Babel and its second-hand news media.

You listen to the put-downs, the sly digs, the knowing slurs, the mindless jokes and say little but enough is enough. So I live in Babel. It’s not a second-class town. It’s not just where the military from Base Borden come to drink and whore. It’s not just a bunch of big box stores to serve the cottage bound. This is a city that deserves to be treated as a city in its own right. It’s not a poor cousin to the big smoke, south on Highway 400.

And our lousy local news media need to understand that.

Not that we ever did anything to deserve the media that we have in this city? The ‘A Channel,’ owned by CTVglobemedia, is the runt of the litter. It is not only a pitiful excuse for a television outlet but if it was not a competitor of the pretentious CFTO in the big smoke, CTV would put it up for adoption. The radio stations are owned by a variety of broadcast chains whose executives could not find the city on a county map. They sell a demographic to advertisers based on a computer selected sound. Nobody makes the mistake of referring to their employees as talent. One of the stations pays its broadcast people so poorly, half of them, on air, sound like they refer to their station as “f…in 93.”

But it is print media in Babel that is on the shoddy side of disgusting. Start with the Examiner. That is what they call it. It examines nothing. The publication has been through more rapacious hands than a Dunlop Street hooker on a busy Friday night. It is currently operated by a Markham company called Osprey that is, in turn, owned by those printing company people at Quebecor in Montreal. The Osprey concept of chain control is so distant that you yearn to return to those caring days of that kindly, philanthropic publisher Conrad Black. Their idea of editorial staffing is determined by their parsimonious approach.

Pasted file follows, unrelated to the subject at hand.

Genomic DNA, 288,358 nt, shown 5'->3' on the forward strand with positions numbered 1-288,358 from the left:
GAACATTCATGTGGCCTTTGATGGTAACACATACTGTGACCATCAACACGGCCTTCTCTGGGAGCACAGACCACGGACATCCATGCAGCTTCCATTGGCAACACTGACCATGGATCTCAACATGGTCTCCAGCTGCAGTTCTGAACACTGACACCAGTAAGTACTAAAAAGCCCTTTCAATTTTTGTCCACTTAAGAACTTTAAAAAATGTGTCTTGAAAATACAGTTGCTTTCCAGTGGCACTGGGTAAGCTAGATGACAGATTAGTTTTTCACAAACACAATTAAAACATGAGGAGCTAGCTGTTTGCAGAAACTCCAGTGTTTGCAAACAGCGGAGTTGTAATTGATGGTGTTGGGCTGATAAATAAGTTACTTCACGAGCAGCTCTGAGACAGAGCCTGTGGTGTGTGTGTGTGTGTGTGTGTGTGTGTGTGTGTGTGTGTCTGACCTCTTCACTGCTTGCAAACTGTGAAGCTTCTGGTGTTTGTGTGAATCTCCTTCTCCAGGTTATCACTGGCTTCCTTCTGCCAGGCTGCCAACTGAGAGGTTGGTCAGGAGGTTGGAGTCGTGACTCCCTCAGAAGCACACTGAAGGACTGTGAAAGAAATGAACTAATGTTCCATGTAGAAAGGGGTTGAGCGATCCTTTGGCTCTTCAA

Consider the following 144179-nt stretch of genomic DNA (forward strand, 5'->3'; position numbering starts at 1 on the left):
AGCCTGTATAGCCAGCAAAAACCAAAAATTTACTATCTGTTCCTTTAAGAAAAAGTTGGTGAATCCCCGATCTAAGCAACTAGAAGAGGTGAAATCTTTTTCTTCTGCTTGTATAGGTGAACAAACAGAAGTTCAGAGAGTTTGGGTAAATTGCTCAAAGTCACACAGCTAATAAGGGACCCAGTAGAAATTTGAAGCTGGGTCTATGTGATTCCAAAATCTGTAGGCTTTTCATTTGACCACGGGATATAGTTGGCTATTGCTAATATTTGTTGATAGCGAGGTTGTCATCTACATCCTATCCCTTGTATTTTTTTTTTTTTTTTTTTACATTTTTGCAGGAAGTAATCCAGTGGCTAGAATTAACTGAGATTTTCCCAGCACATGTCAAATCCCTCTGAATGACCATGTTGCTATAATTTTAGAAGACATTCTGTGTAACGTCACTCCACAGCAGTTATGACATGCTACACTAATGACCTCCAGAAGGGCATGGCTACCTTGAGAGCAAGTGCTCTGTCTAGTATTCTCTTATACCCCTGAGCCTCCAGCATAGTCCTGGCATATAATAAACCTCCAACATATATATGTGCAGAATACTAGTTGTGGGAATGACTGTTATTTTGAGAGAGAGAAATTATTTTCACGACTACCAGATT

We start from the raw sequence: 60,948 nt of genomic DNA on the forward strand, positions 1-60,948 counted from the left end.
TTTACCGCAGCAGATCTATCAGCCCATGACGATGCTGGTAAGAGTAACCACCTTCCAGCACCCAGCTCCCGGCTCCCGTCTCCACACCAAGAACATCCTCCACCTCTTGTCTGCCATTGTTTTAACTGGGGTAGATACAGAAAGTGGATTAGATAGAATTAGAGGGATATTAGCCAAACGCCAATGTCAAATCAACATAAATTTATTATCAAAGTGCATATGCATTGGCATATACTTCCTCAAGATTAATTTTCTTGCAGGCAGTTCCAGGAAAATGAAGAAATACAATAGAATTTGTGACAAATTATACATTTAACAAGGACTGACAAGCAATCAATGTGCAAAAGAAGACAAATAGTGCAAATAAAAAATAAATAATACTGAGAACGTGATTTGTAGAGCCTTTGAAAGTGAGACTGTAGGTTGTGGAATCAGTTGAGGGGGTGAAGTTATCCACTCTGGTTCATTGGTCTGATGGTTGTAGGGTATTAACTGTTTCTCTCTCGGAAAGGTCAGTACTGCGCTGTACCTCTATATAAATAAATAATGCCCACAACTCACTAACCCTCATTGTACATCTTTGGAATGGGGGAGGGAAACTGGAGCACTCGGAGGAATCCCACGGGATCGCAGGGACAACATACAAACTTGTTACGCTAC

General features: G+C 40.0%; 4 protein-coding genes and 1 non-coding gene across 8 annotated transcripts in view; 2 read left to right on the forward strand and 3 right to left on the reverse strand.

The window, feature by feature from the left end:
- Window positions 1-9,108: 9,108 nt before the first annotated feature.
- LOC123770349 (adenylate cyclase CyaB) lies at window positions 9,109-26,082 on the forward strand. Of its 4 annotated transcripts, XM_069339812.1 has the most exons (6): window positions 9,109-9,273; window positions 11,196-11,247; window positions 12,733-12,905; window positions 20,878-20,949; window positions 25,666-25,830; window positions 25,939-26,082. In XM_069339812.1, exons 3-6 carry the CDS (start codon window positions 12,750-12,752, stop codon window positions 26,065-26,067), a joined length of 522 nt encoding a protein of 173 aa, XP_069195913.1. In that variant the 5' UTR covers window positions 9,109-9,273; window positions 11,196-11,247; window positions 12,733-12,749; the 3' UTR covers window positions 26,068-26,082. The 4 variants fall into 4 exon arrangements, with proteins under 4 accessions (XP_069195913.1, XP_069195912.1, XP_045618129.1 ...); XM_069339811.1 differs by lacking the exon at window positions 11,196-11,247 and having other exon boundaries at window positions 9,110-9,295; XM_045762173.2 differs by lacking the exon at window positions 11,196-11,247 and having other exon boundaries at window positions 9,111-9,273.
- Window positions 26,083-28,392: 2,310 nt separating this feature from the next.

The other major print publication is operated by Metroland, a wholly owned subsidiary of Torstar, a company better known for its Toronto Star newspaper. Mind you, any similarity between their local Babel publication and a real newspaper is purely coincidental. I like to call it the Babel Backward. It is distributed free, twice each week, as a wrap for grocery chain advertising, pizza delivery ads, furniture store flyers, etc.

The latest insult to journalism by this direct-to-recycle rag was a front-page story in the June 16, 2009 edition. It was by-lined by a staff reporter who normally spends her time fawning over the local city counsellors. While headlined that (Liberal leader Michael) ‘Ignatieff looks for concessions,` the story was really about her favourite member of parliament and big-time advertiser in her biased publication, the ubiquitous Mr. Brown. It was a plaintive whine about why the constantly campaigning Mr. Brown does not want an election. He knows how easily he can lose.

While there is frustration in Babel over the local media situation, there are few solutions. Creating long-term alternative media would be a very expensive proposition for anyone foolish enough to take on the deep pockets of the chain media that have dragged us down. The media down the road in the big smoke will continue to dominate as more and more Torontonians escape the city for the easier life here in Babel.

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